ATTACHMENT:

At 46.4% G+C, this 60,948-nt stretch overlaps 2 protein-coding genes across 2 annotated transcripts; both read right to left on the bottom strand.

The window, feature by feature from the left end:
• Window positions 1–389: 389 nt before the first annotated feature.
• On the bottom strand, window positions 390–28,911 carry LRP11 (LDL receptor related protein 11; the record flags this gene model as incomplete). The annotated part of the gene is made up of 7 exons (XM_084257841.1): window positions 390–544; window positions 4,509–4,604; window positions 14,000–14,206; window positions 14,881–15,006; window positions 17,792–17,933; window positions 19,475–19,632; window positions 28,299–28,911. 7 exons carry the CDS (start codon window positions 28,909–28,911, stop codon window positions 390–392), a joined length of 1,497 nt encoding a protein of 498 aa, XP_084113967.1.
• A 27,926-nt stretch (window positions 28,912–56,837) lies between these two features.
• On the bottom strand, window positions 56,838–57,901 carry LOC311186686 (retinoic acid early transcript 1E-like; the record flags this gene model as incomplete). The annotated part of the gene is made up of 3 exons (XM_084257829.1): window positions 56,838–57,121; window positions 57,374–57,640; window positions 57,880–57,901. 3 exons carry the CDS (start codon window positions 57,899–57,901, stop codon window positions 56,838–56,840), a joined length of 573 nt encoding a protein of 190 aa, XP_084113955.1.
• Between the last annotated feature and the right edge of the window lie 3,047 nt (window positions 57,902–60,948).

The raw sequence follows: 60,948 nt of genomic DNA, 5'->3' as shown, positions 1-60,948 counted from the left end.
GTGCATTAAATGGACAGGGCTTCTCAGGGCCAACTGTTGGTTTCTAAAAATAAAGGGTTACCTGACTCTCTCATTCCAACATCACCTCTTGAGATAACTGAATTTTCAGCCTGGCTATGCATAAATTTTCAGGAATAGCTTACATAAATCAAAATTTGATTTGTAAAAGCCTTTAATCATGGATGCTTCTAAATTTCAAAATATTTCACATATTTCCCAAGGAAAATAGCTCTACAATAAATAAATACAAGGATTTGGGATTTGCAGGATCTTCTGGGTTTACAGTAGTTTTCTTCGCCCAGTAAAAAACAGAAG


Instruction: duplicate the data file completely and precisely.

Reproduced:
At 46.4% G+C, this 60,948-nt stretch overlaps 2 protein-coding genes across 2 annotated transcripts; both read right to left on the bottom strand.

The window, feature by feature from the left end:
• Window positions 1–389: 389 nt before the first annotated feature.
• On the bottom strand, window positions 390–28,911 carry LRP11 (LDL receptor related protein 11; the record flags this gene model as incomplete). The annotated part of the gene is made up of 7 exons (XM_084257841.1): window positions 390–544; window positions 4,509–4,604; window positions 14,000–14,206; window positions 14,881–15,006; window positions 17,792–17,933; window positions 19,475–19,632; window positions 28,299–28,911. 7 exons carry the CDS (start codon window positions 28,909–28,911, stop codon window positions 390–392), a joined length of 1,497 nt encoding a protein of 498 aa, XP_084113967.1.
• A 27,926-nt stretch (window positions 28,912–56,837) lies between these two features.
• On the bottom strand, window positions 56,838–57,901 carry LOC311186686 (retinoic acid early transcript 1E-like; the record flags this gene model as incomplete). The annotated part of the gene is made up of 3 exons (XM_084257829.1): window positions 56,838–57,121; window positions 57,374–57,640; window positions 57,880–57,901. 3 exons carry the CDS (start codon window positions 57,899–57,901, stop codon window positions 56,838–56,840), a joined length of 573 nt encoding a protein of 190 aa, XP_084113955.1.
• Between the last annotated feature and the right edge of the window lie 3,047 nt (window positions 57,902–60,948).

The raw sequence follows: 60,948 nt of genomic DNA, 5'->3' as shown, positions 1-60,948 counted from the left end.
GTGCATTAAATGGACAGGGCTTCTCAGGGCCAACTGTTGGTTTCTAAAAATAAAGGGTTACCTGACTCTCTCATTCCAACATCACCTCTTGAGATAACTGAATTTTCAGCCTGGCTATGCATAAATTTTCAGGAATAGCTTACATAAATCAAAATTTGATTTGTAAAAGCCTTTAATCATGGATGCTTCTAAATTTCAAAATATTTCACATATTTCCCAAGGAAAATAGCTCTACAATAAATAAATACAAGGATTTGGGATTTGCAGGATCTTCTGGGTTTACAGTAGTTTTCTTCGCCCAGTAAAAAACAGAAG